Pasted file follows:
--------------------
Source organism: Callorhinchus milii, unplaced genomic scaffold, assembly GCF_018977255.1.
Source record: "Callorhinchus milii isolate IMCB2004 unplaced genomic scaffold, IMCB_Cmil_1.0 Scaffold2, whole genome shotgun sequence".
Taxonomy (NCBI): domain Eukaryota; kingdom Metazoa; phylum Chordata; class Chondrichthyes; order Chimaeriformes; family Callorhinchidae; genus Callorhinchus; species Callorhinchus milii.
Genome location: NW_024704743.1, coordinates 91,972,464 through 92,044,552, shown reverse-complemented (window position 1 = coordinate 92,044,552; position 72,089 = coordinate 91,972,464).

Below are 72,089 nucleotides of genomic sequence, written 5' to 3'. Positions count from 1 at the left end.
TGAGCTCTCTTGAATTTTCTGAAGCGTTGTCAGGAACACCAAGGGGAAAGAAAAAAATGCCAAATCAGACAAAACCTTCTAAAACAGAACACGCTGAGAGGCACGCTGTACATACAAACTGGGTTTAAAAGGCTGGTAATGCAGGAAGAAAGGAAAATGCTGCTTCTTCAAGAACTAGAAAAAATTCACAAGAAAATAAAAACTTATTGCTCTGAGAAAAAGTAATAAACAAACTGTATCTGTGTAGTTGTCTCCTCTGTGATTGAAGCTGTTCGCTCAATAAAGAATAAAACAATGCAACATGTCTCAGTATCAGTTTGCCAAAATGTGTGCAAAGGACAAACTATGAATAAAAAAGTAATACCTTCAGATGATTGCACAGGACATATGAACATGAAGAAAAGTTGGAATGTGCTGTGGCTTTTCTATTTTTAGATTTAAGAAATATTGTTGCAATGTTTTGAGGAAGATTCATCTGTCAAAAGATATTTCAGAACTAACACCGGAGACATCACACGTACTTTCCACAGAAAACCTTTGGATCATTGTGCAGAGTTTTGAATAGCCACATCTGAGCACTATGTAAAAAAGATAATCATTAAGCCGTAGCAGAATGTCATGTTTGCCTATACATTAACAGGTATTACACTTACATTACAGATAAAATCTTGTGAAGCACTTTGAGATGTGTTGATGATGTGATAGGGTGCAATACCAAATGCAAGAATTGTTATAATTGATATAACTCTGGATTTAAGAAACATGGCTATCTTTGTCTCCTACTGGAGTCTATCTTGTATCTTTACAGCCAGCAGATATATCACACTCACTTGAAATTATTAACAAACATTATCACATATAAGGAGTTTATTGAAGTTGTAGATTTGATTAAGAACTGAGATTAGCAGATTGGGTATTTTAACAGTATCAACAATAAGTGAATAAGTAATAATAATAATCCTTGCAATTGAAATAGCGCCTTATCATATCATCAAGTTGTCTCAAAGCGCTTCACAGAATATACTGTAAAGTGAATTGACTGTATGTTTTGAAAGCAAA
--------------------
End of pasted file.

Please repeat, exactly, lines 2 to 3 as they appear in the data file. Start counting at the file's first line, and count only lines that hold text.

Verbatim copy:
Source record: "Callorhinchus milii isolate IMCB2004 unplaced genomic scaffold, IMCB_Cmil_1.0 Scaffold2, whole genome shotgun sequence".
Taxonomy (NCBI): domain Eukaryota; kingdom Metazoa; phylum Chordata; class Chondrichthyes; order Chimaeriformes; family Callorhinchidae; genus Callorhinchus; species Callorhinchus milii.